Laura Bliss is CityLab’s west coast bureau chief. She also authors MapLab, a biweekly newsletter about maps (subscribe here). Her work has appeared in the New York Times, The Atlantic, Los Angeles magazine, and beyond.
The soon-to-open expanded canal will—finally—accommodate the world’s gigantic freight ships. For now.
After decades of international controversy, lost fortunes, and the loss of thousands laborers’ lives, the Panama Canal opened in 1914, with two massive locks sized to accommodate the freight ships of the day. The debut of the “Big Ditch” marked a new era in the global economy, connecting U.S. Atlantic and Gulf ports to Asia, South America, and beyond.
Yet only a few short years passed before the U.S., which had shepherded the last years of the canal’s construction, decided that the canal was not large enough for the ships the country wanted at its ports. Construction began on a third set of locks in 1939. But as the costs of World War II stacked up, the project was abandoned.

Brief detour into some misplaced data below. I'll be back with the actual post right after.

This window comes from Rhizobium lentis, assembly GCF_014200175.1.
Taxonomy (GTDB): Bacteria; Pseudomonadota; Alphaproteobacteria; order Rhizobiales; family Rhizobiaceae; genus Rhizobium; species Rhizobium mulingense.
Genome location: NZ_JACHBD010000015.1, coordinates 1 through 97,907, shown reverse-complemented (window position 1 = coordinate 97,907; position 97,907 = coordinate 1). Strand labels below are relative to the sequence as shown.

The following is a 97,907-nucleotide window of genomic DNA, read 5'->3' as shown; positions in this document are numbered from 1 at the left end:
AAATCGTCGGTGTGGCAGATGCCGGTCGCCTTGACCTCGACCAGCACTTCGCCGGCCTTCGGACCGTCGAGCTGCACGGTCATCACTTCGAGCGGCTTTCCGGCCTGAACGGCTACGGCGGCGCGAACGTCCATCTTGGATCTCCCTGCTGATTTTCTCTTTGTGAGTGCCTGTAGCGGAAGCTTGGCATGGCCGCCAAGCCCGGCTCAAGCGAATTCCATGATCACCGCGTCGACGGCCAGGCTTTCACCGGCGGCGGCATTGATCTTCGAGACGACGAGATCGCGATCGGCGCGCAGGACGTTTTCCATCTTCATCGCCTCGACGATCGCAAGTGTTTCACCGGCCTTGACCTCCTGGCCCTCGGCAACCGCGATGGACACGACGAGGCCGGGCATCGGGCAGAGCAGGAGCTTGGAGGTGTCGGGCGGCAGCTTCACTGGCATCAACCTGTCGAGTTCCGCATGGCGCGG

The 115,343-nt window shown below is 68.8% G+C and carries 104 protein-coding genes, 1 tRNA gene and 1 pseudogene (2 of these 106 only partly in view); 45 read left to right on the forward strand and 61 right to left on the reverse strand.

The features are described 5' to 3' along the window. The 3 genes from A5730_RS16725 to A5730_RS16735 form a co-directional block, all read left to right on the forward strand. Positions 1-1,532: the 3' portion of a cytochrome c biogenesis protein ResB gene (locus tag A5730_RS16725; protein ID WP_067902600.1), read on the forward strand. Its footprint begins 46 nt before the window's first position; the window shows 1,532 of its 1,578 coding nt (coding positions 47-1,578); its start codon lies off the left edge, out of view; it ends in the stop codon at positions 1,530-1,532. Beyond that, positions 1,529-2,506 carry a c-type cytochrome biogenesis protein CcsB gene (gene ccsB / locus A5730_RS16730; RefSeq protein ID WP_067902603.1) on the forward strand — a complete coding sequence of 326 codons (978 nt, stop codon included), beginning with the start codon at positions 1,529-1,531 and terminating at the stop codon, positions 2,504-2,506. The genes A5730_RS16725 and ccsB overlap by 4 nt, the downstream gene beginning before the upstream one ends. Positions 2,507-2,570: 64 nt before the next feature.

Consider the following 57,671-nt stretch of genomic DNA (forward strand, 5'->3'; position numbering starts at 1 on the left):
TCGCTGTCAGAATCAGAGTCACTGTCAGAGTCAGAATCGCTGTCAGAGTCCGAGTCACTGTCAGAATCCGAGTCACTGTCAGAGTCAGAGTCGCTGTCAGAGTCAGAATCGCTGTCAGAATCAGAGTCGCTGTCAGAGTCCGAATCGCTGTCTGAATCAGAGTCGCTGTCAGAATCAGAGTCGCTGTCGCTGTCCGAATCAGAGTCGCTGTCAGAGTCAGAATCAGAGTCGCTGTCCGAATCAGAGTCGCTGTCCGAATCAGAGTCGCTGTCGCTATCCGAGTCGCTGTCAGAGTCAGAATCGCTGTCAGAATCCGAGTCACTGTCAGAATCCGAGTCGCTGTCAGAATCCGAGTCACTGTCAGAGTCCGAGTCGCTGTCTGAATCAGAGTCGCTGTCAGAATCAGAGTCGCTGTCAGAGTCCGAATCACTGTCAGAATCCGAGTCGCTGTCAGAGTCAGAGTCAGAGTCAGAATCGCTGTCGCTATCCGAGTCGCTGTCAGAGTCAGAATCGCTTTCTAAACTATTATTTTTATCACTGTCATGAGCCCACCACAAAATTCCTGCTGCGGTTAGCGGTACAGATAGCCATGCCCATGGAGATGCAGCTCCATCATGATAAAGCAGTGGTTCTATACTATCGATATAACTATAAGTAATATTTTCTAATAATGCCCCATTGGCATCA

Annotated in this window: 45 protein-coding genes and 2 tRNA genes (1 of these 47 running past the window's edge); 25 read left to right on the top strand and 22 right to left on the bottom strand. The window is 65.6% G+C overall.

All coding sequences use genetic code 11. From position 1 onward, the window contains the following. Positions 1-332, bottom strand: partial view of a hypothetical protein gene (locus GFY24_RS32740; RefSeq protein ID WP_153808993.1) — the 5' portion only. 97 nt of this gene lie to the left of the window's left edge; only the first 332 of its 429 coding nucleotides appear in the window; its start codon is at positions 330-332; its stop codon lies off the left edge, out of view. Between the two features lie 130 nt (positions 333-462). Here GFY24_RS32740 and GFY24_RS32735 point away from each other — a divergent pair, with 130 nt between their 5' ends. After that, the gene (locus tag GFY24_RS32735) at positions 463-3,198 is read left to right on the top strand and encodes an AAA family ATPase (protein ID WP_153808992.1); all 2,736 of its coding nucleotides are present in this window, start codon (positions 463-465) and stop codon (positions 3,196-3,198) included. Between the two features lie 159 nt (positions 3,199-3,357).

More than a century later, the Canal has entered the final stages of a much-anticipated expansion, which began (this time) in 2007. New, 22-story locks were filled with water last month in preparation for flood testing by the Panama Canal Authority. The locks sit alongside the existing canal, and are designed to accommodate "Post-Panamax" vessels—which hold 5,000 to 8,000 containers, far outstripping the canal’s original size restrictions. Port cities from New York to Seattle are busily preparing for the expanded canal, and the tremendous cargo loads it will enable.
Though the third set isn’t yet complete, the Panama Canal Authority is already eyeing a proposal from China for a fourth set of locks, big enough for the “next generation” of freight shippers that hold up to 18,000 containers. But as container ships grow bigger by the year, so do labor and traffic challenges at ports and canals. Just how much larger can the freight industry get? When the third set of locks opens for business in April 2016, we’ll begin to find out.